Forums Community Encrypting a folder rather than the files in it Reply To: Encrypting a folder rather than the files in it

#8273 Reply

Svante
Keymaster

Hello Joshua and Odessa James,

As mentioned, AxCrypt is indeed file encryption software, and thus encrypts files in a folder – not the folder as such.

VeraCrypt is not a folder encryption software either actually, it’s a volume encryption software – it creates entire encrypted volumes, i.e. ‘drive letters’  in Windows.

There are folder encryption solutions as well, but the problems with them is that the operating system does not have any convenient “hooks” to implement such – a folder is not really a container in a file system even if it looks like one in most cases, it’s actually just an index to files. Most file systems also allow many folders to reference the same actual file.

You can somewhat compare this to the old library system (if anyone around is old enough to remember) where you had the books on the shelves, and then index cards sorted in drawers. A folder would be the index cards for example for one author, and they contain references to what book shelves the actual books are found on.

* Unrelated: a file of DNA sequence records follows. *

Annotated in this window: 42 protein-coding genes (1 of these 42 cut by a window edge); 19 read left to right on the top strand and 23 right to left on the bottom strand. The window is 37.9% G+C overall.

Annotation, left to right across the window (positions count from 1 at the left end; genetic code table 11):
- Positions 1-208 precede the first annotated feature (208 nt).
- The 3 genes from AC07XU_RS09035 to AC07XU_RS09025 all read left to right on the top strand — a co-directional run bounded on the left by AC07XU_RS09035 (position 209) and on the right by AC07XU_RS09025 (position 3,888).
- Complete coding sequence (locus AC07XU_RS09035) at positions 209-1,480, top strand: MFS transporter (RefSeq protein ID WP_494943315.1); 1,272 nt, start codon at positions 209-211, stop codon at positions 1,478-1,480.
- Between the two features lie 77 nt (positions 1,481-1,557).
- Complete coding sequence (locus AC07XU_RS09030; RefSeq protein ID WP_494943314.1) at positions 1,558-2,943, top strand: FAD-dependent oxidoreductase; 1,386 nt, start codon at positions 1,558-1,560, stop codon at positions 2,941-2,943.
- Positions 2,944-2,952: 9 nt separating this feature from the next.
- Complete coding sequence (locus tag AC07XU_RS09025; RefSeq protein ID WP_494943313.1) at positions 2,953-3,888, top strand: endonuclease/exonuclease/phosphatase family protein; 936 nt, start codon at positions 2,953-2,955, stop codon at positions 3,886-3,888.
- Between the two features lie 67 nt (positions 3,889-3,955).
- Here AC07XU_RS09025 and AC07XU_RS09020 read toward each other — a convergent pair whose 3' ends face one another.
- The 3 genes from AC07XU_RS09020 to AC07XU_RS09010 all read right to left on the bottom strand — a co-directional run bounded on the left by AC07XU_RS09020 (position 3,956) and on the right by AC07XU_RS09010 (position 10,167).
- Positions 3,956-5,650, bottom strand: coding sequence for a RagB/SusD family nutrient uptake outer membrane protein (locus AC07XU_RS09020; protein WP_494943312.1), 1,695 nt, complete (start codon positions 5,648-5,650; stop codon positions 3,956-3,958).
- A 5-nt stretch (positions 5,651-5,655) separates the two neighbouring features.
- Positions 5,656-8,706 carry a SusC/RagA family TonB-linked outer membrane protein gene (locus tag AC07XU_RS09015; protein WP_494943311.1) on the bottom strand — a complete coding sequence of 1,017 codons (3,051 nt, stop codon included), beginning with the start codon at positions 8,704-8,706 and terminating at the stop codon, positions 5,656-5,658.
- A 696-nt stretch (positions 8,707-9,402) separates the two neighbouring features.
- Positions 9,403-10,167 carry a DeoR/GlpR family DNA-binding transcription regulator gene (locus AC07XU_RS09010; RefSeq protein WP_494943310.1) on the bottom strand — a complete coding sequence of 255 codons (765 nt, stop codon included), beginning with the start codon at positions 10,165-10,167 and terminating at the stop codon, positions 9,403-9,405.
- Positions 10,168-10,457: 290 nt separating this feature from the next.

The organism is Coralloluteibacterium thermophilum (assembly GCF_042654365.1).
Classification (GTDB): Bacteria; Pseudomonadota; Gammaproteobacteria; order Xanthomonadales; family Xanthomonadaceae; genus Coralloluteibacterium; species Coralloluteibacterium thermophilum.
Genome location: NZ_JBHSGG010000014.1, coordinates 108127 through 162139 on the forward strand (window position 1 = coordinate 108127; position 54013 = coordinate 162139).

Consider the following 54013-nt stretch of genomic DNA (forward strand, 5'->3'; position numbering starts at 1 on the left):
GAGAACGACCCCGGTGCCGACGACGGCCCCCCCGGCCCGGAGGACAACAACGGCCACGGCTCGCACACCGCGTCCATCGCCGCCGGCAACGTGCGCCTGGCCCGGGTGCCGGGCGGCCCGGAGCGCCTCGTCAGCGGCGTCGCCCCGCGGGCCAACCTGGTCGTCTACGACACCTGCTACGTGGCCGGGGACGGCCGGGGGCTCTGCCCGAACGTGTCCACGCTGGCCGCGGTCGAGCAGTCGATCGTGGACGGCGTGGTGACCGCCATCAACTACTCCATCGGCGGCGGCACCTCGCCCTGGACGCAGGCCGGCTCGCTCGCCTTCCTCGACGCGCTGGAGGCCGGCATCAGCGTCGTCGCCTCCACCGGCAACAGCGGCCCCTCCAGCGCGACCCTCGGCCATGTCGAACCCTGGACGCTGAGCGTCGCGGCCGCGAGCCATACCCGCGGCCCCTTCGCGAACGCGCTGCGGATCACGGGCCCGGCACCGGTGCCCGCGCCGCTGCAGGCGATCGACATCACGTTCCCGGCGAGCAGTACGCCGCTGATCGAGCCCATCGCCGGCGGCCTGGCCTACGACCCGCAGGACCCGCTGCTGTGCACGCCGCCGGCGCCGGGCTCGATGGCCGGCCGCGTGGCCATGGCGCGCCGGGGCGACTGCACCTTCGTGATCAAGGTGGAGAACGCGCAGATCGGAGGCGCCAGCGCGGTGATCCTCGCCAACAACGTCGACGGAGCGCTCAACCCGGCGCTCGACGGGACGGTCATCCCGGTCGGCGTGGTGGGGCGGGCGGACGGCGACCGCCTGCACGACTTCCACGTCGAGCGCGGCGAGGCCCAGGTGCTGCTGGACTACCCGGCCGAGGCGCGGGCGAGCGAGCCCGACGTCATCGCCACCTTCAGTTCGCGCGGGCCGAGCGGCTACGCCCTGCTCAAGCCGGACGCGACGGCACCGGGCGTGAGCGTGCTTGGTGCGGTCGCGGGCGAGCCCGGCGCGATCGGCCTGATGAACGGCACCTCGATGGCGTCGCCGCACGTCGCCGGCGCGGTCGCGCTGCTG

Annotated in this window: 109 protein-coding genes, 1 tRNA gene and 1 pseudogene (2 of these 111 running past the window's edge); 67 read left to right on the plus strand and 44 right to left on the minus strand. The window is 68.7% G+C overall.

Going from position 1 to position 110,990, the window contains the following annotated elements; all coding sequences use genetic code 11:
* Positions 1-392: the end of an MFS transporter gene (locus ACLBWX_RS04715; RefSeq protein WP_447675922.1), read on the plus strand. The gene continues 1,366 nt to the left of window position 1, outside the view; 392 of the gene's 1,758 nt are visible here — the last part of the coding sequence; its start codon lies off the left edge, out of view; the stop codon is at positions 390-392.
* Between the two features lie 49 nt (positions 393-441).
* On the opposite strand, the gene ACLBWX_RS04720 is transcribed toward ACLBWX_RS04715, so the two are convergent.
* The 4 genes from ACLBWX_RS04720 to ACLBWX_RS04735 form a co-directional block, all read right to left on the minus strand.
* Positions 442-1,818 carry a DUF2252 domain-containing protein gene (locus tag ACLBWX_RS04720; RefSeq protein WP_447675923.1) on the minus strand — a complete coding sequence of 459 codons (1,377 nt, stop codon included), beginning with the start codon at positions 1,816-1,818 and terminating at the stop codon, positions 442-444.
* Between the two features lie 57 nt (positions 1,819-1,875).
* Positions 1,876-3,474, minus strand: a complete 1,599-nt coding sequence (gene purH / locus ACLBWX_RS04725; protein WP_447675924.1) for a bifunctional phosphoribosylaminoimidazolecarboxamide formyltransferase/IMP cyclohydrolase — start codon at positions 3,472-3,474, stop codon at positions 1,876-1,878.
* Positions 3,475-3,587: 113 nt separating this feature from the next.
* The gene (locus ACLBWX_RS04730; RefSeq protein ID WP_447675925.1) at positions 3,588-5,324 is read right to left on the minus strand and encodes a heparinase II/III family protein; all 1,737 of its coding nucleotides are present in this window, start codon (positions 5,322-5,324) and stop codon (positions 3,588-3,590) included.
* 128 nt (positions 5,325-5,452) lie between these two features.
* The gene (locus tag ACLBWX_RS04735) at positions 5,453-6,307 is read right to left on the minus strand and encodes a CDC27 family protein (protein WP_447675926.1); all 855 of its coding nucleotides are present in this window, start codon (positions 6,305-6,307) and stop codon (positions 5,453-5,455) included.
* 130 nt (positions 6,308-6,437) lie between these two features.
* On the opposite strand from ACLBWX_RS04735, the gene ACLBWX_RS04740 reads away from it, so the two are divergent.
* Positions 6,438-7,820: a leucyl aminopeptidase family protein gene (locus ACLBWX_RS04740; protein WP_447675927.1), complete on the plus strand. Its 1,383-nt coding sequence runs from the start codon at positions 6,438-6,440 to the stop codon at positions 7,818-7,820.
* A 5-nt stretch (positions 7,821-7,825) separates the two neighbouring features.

Although the comparison is not exact, it illustrates the essential problem – in order to encrypt such a system, you have to both encrypt the folder index (which AxCrypt does not), and the separate files (which AxCrypt does). In the computer, the next problem is how to present such an encrypted folder to an operating system which has no intrinsic notion of this.

All is possible, to some extent, but it gets complicated which means expensive to build and maintain and often not as robust.

If you’re using Windows, I might suggest Encrypted File System, which essentially does all this – but it’s also very dangerous because there are many non-intuitive scenarios where the files are lost for ever (for example, windows password reset, re-installation of Windows, moving files to a new computer, etc), unless a complicated procedure called recovery certificate backup is performed, and then restored.